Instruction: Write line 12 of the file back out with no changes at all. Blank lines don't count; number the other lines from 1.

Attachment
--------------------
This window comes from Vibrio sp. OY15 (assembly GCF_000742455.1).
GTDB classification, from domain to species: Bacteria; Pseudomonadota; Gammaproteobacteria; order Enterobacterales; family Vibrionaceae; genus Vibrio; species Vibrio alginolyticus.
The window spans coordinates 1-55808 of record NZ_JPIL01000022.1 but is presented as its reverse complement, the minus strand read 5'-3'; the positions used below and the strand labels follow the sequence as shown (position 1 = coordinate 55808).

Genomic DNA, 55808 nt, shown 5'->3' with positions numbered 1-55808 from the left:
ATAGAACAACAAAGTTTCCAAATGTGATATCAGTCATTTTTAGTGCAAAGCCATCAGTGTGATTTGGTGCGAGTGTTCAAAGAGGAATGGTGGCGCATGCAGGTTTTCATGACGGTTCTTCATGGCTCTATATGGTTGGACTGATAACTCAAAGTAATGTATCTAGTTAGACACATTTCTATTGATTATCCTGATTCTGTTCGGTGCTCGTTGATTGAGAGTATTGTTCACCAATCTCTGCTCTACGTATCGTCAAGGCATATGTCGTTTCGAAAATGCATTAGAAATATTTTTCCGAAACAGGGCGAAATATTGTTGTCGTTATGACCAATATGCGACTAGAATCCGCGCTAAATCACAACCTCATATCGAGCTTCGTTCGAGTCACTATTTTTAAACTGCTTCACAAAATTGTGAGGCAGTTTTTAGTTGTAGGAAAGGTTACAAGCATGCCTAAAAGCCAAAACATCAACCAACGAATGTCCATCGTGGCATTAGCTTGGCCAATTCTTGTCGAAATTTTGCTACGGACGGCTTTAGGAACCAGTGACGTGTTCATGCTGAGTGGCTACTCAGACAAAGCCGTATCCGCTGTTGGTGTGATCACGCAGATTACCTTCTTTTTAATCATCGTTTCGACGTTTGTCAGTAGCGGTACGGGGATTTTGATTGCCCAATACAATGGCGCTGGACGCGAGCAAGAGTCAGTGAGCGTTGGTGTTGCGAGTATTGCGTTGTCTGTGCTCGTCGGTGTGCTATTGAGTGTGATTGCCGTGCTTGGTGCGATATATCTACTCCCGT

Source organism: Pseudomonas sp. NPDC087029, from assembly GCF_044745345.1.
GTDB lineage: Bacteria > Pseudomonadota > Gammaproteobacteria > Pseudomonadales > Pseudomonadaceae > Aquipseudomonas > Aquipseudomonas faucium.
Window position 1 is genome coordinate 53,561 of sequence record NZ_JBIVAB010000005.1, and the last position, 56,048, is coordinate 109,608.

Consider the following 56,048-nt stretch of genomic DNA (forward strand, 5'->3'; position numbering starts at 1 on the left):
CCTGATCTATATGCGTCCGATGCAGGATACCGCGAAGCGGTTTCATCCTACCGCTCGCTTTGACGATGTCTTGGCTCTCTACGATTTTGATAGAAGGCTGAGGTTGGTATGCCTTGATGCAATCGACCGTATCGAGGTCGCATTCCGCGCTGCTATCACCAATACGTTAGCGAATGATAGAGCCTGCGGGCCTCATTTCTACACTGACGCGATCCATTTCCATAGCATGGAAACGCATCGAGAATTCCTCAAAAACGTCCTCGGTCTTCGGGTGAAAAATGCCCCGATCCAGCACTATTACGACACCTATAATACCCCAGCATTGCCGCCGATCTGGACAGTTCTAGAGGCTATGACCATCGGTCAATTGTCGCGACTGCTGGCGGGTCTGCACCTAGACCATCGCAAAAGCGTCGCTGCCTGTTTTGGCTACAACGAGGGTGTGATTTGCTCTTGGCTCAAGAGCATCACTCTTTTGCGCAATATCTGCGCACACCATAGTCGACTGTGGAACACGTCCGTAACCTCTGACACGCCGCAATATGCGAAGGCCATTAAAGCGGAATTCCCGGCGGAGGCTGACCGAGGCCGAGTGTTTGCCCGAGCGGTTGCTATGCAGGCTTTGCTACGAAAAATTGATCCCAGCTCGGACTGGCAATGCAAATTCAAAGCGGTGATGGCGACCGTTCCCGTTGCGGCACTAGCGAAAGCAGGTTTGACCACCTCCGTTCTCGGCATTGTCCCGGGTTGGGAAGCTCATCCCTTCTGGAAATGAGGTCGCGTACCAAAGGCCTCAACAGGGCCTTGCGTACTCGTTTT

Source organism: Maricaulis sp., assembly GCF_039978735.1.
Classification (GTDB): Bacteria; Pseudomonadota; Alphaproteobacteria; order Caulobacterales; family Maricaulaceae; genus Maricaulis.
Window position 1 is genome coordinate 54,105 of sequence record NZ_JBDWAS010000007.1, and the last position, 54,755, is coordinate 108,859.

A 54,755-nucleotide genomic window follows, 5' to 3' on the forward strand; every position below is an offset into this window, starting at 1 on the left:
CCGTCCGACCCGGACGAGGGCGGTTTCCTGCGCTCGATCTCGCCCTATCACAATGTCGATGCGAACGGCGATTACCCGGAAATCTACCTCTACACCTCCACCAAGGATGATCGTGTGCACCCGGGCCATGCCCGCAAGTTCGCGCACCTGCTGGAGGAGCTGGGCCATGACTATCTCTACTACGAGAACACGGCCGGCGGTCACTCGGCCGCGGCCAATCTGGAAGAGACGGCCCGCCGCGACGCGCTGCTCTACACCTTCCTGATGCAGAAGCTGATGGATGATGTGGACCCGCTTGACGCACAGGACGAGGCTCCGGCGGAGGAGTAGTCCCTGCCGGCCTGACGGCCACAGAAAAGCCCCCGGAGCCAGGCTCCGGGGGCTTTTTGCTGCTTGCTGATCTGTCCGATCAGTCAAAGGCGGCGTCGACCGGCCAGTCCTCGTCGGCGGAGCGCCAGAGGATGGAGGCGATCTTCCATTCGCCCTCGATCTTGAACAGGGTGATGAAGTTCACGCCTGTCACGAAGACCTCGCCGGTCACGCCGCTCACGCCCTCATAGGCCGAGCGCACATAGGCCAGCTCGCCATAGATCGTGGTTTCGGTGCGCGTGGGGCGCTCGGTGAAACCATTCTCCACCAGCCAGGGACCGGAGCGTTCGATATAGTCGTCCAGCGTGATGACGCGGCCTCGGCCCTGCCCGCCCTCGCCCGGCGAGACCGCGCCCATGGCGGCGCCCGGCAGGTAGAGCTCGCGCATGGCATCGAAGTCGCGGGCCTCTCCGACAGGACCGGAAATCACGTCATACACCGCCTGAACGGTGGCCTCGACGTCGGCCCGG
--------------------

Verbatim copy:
Classification (GTDB): Bacteria; Pseudomonadota; Alphaproteobacteria; order Caulobacterales; family Maricaulaceae; genus Maricaulis.